Steve Bannon Is Sabotaging the Jan. 6 Probe
(Bloomberg Businessweek) -- On Tuesday, a federal judge set Steve Bannon’s trial date for next July in his contempt of Congress case for refusing to testify before the Jan. 6 committee. That’s sooner than the October date his lawyers asked for, but it’s still a big blow to the government and the committee, which wanted to move quickly to make an example of Bannon and pressure other witnesses to testify.
Those pressure tactics are failing, at least with the marquee witnesses. Yesterday, former White House Chief of Staff Mark Meadows broke off cooperation with the panel, even knowing he’s likely to get hit with a criminal contempt charge himself. Another witness, former Justice Department official Jeffrey Clark, says he’ll invoke his Fifth Amendment rights.
Outwardly, Bannon’s team was granted a delayed trial date because of the legal issues they raised about whether he was justified in refusing to testify based on his claim—dubious, legal experts believe, but unsettled—that he’s subject to executive privilege as a former Trump White House staffer.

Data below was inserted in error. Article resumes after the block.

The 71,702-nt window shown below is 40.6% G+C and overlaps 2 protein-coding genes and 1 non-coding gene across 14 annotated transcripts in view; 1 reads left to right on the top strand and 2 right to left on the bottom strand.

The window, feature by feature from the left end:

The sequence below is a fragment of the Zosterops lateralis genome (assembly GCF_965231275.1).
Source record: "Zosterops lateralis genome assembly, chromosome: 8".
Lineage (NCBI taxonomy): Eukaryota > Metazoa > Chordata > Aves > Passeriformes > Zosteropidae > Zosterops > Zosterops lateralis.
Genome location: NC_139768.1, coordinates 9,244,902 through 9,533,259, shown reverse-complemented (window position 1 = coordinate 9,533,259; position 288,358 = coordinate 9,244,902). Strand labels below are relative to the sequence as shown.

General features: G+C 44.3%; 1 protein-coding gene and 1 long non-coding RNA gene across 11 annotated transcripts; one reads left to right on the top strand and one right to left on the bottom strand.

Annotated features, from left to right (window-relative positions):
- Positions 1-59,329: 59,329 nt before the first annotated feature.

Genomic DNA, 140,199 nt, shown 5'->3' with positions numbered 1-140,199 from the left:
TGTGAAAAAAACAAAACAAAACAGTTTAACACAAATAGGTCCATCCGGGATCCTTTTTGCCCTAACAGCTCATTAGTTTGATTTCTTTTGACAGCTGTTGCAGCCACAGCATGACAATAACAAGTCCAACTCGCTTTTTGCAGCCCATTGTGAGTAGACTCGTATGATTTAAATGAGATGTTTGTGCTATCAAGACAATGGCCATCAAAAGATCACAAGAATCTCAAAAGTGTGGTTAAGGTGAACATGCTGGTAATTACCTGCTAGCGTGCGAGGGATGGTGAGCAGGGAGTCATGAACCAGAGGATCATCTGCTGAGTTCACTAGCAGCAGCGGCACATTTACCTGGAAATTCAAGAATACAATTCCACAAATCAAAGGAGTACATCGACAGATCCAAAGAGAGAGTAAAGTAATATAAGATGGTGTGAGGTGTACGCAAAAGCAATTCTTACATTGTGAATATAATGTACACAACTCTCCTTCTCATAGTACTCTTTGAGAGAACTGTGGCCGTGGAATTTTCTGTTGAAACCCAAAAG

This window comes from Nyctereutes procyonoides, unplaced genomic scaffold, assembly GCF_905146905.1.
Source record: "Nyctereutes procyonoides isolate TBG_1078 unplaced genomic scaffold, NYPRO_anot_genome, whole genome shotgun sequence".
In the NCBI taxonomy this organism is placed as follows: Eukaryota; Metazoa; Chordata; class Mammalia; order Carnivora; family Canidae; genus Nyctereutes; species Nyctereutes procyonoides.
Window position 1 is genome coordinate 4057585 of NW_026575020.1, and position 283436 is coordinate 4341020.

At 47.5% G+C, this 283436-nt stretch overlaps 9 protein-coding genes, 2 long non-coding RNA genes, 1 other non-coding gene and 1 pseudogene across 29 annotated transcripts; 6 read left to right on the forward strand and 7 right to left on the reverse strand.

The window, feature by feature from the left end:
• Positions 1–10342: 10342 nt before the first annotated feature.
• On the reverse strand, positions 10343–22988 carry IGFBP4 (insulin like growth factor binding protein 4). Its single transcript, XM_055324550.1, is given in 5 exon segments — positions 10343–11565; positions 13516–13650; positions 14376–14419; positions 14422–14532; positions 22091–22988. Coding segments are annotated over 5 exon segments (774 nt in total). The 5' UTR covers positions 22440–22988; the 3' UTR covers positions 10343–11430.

But Bannon’s true purpose all along has been sabotaging the Jan. 6 investigation—or, as he put it with typical hyperbole, turning his contempt charge into “ the misdemeanor from hell” for Attorney General Merrick Garland, House Speaker Nancy Pelosi, and President Joe Biden.
Yesterday’s developments show he’s plainly succeeding. As former FBI Deputy Director Andrew McCabe put it, the effort to force Bannon to testify is probably a “lost cause for the committee.”
But the fallout is actually worse, as Meadows’s about-face makes clear. Bannon’s intransigence has had the effect of letting him set the bar on what constitutes loyalty to former President Donald Trump—a metric that a substantial portion of Republican lawmakers and officials are deeply anxious about. Meadows had tried to plant a foot in both camps, negotiating with the committee to avoid being charged, while also remaining a member in good standing of Trumpworld.
That tightrope walk is never easy. Meadows’s self-harming revelation in his new book about how sick Trump was with Covid-19 pushed him into the Trump “enemy” camp and sparked his panicked effort to make amends, including a remarkable act of abasement: calling his own book “fake news.”
It wasn’t enough. Instead, perhaps to redeem himself, Meadows is following Bannon’s lead. That will only strengthen the standard Bannon set by refusing to testify and send a clear message to anyone wishing to stay in Trump’s good graces: True loyalty entails refusal to cooperate with the Jan. 6 probe, an act of sabotage that makes the committee’s job even tougher.
Read next: Bannon’s Indictment Is the Fight Both Sides Want
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